Sunday, November 11

Remembering the Forgotten Veterans

In 2012, the last of the "War to End all Wars" veterans passed away. My grandfather fought in that war, in the British infantry. The very last combat veteran of "The Great War" passed away a year ago. With it, our focus mostly passed to the veterans of the second "Great War." Lost in the dialogue about the Second World War veterans; referred to as "the greatest generation," some others are less lionized and we should also remember them. In many cases they stood far taller, IMO, than those swept up in the great wars.

Monument to Canadian Volunteers in Victoria
from Wikipedia
Case 1:Veterans of the Spanish Civil War
While I'm not necessarily a fan of their politics, many volunteers from the US and Canada fought against the Franco-led Fascists. In both countries, those are not recognized or honored for doing so, unlike those that later fought in the AVG or who were drafted for service. Belatedly, both countries have recognized their volunteers (more or less), as through the Mackenzie-Papineau Monument in Victoria BC, and the Abraham Lincoln Brigade Monument in San Francisco. Sadly, to this day, these veterans are not permitted to be listed in the Books of Remembrance in the Ottawa Peace Tower, nor in any equivalent US site. Who says lefties are always wrong? Well, at least the couple of dozen that are still alive. They fought Hitler while the rest of the West slept. That took REAL courage.

Case 2: Korea
Korea veterans forgotten? Yes. IMO, the now passing generation of men and women that came up after the Second World War to answer the call of the United Nations have mostly been forgotten. Truman is remembered for the atomic bomb. MacArthur is remembered for returning to the Phillipines, and Eisenhower is remembered for D Day. Arguably, each of them may have achieved more in Korea, where they stopped an invasion without the impetus of an Adolph Hitler. My dad fought in Korea. I don't think he ever got a parade when he came home, nor the thanks of a grateful nation. Thanks, dad.

Case 3: Vietnam
Vietnam is a mixed story. Ignored in places like Canada and Britain, it is remembered in a conflicted sort of way in the US. This is a war of people just a touch older than I. I was in ROTC before it was decided we were not needed. Still, IMO, the Vietnam Memorial is one of the best remembrances of all time to a cause that was lost despite the best efforts and sacrifices of those we called upon. Truly, we lost some of our best and brightest there, in a cause few now think was worth their sacrifice. At the time, most of them were not asked for their opinion - people like Kennedy, LBJ, and Nixon said "Go," and, mostly, they went. They left a foundation that led to a more proper respect for those that put their lives at risk for the rest of us.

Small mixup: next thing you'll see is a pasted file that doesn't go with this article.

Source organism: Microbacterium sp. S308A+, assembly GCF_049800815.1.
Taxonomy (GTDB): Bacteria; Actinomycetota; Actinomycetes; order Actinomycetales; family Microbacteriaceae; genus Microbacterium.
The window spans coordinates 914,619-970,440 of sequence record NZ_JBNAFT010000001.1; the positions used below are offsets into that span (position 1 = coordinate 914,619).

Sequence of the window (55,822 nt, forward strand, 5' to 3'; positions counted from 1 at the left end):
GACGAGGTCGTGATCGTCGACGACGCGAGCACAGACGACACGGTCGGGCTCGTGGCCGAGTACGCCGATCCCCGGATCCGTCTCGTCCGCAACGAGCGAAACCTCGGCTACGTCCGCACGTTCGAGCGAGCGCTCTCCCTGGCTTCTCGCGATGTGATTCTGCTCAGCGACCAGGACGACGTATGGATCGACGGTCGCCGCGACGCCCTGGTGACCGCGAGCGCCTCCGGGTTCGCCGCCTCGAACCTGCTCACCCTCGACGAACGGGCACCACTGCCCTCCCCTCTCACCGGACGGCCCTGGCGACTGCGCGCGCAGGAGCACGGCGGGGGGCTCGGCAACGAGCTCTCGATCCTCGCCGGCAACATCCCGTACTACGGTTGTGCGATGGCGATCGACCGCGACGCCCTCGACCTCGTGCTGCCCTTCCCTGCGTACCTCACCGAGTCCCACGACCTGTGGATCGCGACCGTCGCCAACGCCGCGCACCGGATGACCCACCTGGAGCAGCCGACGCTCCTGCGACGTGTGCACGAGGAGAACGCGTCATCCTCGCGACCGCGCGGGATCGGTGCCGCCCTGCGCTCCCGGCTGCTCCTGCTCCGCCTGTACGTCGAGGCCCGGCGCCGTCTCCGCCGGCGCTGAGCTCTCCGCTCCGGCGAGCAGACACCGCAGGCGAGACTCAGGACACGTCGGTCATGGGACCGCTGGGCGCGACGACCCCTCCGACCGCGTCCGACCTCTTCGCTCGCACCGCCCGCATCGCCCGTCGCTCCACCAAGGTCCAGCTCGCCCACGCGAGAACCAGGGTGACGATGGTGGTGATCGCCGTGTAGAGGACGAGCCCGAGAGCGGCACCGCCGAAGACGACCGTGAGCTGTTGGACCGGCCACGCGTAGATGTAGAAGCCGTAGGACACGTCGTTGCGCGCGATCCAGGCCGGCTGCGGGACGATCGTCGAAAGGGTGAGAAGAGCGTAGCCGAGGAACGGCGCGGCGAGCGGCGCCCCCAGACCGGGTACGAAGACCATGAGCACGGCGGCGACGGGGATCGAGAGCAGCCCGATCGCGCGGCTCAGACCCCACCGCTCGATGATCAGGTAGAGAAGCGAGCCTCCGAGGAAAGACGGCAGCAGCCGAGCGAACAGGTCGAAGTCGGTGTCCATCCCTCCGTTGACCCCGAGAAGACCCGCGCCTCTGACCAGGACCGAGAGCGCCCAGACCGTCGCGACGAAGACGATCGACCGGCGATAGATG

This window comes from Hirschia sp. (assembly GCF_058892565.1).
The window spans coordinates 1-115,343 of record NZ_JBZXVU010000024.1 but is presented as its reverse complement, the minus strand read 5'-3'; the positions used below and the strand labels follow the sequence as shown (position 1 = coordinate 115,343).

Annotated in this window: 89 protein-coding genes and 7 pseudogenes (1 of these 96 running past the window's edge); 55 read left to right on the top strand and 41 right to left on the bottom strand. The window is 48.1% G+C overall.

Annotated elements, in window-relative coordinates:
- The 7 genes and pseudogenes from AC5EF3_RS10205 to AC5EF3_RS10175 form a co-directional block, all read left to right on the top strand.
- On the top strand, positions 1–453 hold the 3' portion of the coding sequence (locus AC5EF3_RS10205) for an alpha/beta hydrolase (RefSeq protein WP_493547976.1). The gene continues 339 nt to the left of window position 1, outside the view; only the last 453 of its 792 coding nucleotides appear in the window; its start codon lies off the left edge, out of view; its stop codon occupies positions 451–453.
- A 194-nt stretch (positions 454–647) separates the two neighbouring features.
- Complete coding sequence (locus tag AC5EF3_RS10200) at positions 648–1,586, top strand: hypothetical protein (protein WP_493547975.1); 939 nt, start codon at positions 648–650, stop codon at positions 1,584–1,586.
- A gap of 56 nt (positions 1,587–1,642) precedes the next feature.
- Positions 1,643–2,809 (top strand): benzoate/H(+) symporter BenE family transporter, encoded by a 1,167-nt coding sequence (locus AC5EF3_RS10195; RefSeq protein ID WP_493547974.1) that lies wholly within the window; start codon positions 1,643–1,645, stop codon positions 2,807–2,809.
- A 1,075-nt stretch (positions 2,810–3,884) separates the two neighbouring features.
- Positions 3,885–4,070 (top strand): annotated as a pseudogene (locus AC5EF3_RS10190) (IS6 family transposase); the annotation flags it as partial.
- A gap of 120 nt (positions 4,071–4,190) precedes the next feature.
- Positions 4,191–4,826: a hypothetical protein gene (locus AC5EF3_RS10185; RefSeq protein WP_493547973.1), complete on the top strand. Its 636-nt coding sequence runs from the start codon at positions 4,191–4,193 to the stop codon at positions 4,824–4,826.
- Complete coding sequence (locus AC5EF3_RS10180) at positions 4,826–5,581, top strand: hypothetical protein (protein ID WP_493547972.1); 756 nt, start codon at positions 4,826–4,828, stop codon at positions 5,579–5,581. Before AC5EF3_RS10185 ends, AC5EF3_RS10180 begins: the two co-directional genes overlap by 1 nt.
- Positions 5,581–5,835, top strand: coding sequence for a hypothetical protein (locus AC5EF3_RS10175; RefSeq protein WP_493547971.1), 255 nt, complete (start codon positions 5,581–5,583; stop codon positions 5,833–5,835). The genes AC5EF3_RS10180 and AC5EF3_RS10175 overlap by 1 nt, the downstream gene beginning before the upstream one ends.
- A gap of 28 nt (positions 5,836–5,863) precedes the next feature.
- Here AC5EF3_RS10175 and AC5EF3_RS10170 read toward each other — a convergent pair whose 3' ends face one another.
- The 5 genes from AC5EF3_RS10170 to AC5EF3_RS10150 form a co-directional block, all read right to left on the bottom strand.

The First-Ever Newspaper I Saved

7 comments:

Khal said...

I dunno, Steve. I'd be more likely to be found on one of those International Brigades than with Franco in that revolution. Mind you, the folks fighting Franco spanned the range from die hard commies to centrists.

One has to give some credit to the US political system of that time for giving us options other than the two extremes that took hold in Europe.

I agree that the volunteers who fought Franco should be honored here and officially. That war was, as we know in retrospect, one of the major precursors to WW II and should have been noted as an advance of Fascism, just as Anschluss and Munich should never have been allowed to happen. A lot of people died later because we let that Austrian house painter get his way once too often.

If there is a lesson to be learned, its that war will continue to confront us if we don't figure out a better way to solve our problems before someone opens fire.

Steve A said...

Die hards were much more common than centrists, which is one reason the Republicans lost. Even members of the International Brigades were screened to make sure they were politically pure enough. Even so, they were the first to stand up to Adolph...

Khal said...

I suspect the more important reason the Republicans lost is that they didn't have JU-87's.

Justine Valinotti said...

Steve, you make great points about the Spanish Civil and Korean War veterans. In the US, it took the attack on Pearl Harbor to alert most Americans to the fascistic dictators who were taking over large swaths of the planet. Although Franco never built empires (as short-lived as they were) like those of Hitler, Mussolini or the Japanese Emperor, he was a menace and remained in power long after their deaths.

The sad irony is that this country allied itself with Franco after WWII, and remained his biggest (and, at times, only) supporter for three decades.

Those things said, I still think the condition of the human race will improve only if we eliminate war.

Trevor said...

A thought provoking post Steve....Thanks for helping us to remember these often forgotten veterans....

-Trevor

RANTWICK said...

I liked that very much Steve. I would like to add Peacekeeping forces around the world over the last 50 years... serving their countries and dying inglorious deaths trying to stop full-blown wars between people not their own.

Steve A said...

Peacekeepers are very much akin to the Mac-Paps and the other wars fought for "others..."

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